"This is not a vote of no confidence in Subtrop."

South African macadamia association secedes from umbrella body

The Southern African Macadamia Growers’ Association (SAMAC) has overwhelmingly voted to leave Subtrop, the umbrella organisation that also includes the South African avocado, mango and litchi growers’ associations.

Together with the South African Avocado Growers’ Association (SAAGA), SAMAC contributes about 80% of Subtrop’s budget through membership fees and a statutory levy. Macadamia producers and processors have felt that they are not getting their contributions’ worth in the form of research and development, technical services and marketing. A proposal for a stand-alone macadamia association was put to members in December and at the end of January the four major macadamia-producing regions voted with an 81% majority to leave Subtrop, effective from 1 March 2018.

Barry Christie, operations manager for macadamias at Subtrop, explains the decision thus: “There was a perception that SAMAC’s membership fees paid to Subtrop, approximately 40% of SAMAC’s budget, was too much, leaving inadequate funds for research, generic marketing and other important projects. It was put forward that the South African macadamia industry, a R4 billion (about €290 million) industry, will be able to function better on its own. The main reason is probably that our members feel the need for an organisation 100% focused on macadamias.”

“This is definitely not a vote of no confidence,” says Ian Williams, SAMAC representative for the Lowveld (Mpumalanga) region. “Subtrop was the correct vessel for SAMAC for a long time, but that time has come to an end. We’re a R4 billion industry aiming to be a R8 billion (about €580 million) industry over five years. We now need dedicated staff to support the industry.”

Christie believes that, in the long run, service delivery will improve through a stand-alone macadamia organisation. The organisation will be able to devote all its resources to a number of aspects, among them negotiations with China for more favourable import tariffs.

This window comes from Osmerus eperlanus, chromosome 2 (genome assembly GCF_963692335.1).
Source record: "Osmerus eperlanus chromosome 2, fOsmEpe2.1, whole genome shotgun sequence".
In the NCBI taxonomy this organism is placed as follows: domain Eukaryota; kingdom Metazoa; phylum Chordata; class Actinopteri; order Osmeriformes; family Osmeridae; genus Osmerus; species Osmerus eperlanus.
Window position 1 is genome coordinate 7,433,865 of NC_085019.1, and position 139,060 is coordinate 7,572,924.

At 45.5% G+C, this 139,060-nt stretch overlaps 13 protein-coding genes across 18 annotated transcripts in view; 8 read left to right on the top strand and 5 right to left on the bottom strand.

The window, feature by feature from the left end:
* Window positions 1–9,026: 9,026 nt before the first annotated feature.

A source within the macadamia sector says that the industry is now “in chaos” because the macadamia industry had expected too much, too quickly from Subtrop. “They wanted Subtrop to pull a rabbit out of a hat to, for instance, get the current import tariff to China reduced. They were getting impatient but the macadamia industry is a very young industry and they will realise that they don’t have Subtrop’s established networks and experience.” 



Subtrop CEO, Derek Donkin, was unavailable for comment but is quoted in a SAMAC press release as expressing some misgivings: “With SAMAC’s current levy income, the organisation will probably not be able to achieve more as a stand-alone organisation, but there appears to be a willingness amongst growers to increase their contribution to SAMAC.” Barry Christie is of the opinion that levies should be at least three times higher than currently but that members would be amenable to such an increase.

The Southern African Mango Growers’ Association chairperson Jaco Fivaz says the decision was the wrong call. “A lot of work was done to lobby for the whole industry at the level of government, the Perishable Products Export Control Board (PPECB) and research institutions. Subtrop has cultivated a good relationship with government and it would be a pity if the organisation fragmented.” He points to the advantage of sharing Maximum Residue Level (MRL) data from the EU among all members of Subtrop, whereas now SAMAC will have to procure and process that information for itself. Furthermore, he says, the situation creates employment insecurity among Subtrop staff.

Macadamia processors currently pay a statutory levy of 23c (€0.07) per kg nut in shell on behalf of growers and according to governmental regulations, 70% of this levy must go towards “the objectives of the levy” which, as SAMAC sees it, are the objectives of the macadamia industry. Of the remaining 30%, 20% must be spent on creating opportunities for black South Africans within the sector and 10% on administration. SAMAC represents more than 500 growers.

Another industry source, who regards the secession as a positive development, says that after administrative costs, only about R1.8 to R2 million (€130 000 to €144 000) remain for research into, for instance, combating stinkbugs which are responsible for kernel damage that causes annual losses of more than R220 million (almost €16 million) to the industry. 

The South African Avocado Growers’ Association was not available for comment due to their annual research symposium, underway in Tzaneen.
SAMAC was one of the four founding members of Subtrop in 2006, at a time when the macadamia industry was approximately a third in size of what it is today.

Expectations of SAMAC, striking out on its own, will be high. Ian Williams: “The new stand-alone SAMAC will have its work cut out to prove itself to farmers but I'm confident that they're up to the task.”


For more information:
Barry Christie
Southern African Macadamia Growers' Association
Tel: +27 15 307 3677

Jaco Fivaz
Southern African Mango Growers' Association
Tel: +27 15 307 3677

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